plications, such as controlling ex-
plosions in flour silos, or a military
weapons project. Specifically con-
sidering the high explosive medium
which is mentioned, they're not talk-
ing about flour. They're talking
about high explosive weapons."

by Julie Foster
Daily MSA Reporter
The Michigan Student Assembly
won't nominate a representative to
the University's Advisory Com-
mittee on Safety and Security until a
constitutional provision regarding
the assembly's nomination powers
is clarified.
The assembly tabled a resolution
at last night's meeting to begin the
nomination process because some
representatives argued that MSA had
the power to appoint, not merely to
nominate, representatives to Univer-
sity committees.

Rackham rep. Jeff Gauthier wrote
a letter to the Provost explaining the
provision. "Our right as an appoint-
ing body is being usurped," he said.
Student Governance Committee
Chair Lynn Chia countered that
MSA appointments have always
been subject to approval by the
University's Board of Regents.
"The normal procedure is that if
they didn't approve of our appoint-
ment, we would select someone
else," Gauthier said.
External Relations Chair Bill
Cosnowski opposed the tabling. He
agreed the constitutional provision

Calvin and Hobbes

by Bill Watterson

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Continued from page 1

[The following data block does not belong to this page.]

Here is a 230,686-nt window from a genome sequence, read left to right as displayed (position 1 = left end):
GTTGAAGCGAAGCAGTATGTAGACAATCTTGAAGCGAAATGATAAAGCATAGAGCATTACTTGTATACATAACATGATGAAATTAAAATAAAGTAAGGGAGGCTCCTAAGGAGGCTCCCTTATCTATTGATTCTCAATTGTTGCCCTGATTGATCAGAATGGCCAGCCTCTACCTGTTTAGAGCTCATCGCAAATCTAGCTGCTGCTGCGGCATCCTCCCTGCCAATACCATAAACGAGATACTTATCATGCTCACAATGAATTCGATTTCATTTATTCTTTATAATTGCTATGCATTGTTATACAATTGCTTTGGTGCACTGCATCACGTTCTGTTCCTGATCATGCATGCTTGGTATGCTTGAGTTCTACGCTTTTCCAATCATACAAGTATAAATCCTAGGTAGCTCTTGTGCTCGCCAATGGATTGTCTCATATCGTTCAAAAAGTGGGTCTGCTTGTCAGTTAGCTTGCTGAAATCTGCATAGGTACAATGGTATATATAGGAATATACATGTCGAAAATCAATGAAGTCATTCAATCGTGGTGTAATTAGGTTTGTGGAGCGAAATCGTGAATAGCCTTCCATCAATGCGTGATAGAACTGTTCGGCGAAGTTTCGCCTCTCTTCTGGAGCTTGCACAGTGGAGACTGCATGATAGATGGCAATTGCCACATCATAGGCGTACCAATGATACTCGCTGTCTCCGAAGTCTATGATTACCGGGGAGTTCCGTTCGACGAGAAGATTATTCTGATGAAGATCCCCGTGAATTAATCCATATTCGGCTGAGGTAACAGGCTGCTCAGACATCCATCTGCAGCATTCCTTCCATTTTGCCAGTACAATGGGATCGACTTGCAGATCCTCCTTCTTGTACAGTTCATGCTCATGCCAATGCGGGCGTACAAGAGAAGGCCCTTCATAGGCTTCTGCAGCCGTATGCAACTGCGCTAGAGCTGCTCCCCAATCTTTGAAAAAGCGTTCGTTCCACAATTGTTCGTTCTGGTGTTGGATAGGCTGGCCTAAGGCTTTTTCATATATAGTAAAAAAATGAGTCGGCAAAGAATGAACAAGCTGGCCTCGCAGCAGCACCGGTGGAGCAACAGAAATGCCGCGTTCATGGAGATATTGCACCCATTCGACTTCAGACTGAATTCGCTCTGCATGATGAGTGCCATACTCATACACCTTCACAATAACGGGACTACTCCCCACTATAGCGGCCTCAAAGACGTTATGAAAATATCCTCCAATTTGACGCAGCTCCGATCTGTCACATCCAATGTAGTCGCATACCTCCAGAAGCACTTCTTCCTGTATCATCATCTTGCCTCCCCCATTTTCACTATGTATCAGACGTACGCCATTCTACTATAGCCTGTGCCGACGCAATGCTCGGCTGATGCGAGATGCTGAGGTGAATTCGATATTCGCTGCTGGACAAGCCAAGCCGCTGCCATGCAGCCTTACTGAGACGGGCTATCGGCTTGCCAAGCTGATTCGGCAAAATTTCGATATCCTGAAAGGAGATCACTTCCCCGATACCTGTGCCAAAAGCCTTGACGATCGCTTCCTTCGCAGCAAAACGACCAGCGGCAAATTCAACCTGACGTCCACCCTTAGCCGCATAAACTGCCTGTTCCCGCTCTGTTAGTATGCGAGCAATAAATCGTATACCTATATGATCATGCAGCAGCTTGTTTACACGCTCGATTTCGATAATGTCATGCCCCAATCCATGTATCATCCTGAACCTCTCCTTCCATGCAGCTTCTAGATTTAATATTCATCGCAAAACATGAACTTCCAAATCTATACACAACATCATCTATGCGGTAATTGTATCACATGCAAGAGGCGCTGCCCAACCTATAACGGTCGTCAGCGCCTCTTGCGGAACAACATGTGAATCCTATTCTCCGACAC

have to face the life or death decision
that they never thought they would
never have to face: If drafted will I
go and fight?
"I will certainty go off to the
Middle East and fight," said LSA
first-year student Brian Carey, "it is
my duty and right to my country to
which I have the privilege of living
in.
"I would lose a lot of my
friends," said Music Sophomore
Kate Fitzpatrick. "I have a feeling
that a lot of people would hightail it
to Canada."
LSA first-year student Sarah
Shimplin said, "I am afraid that this
is going to be another Vietnam. I
don't want to witness the death and
destruction that could result from
this war. I don't want to see the
people that I love come home in
body bags."
Student protest against President
Lyndon Johnson's and President

Richard Nixon's policies in Vietnam
helped lead to eroding public support
for the war. On the eve of a war in
Persian Gulf, student opinions of
President George Bush's Gulf strat-
egy reflect a divided country.
"A lot of people do not want a
war and do not believe that we need a
war, but if our president believes
that this war is just he is probably
right," Carey said.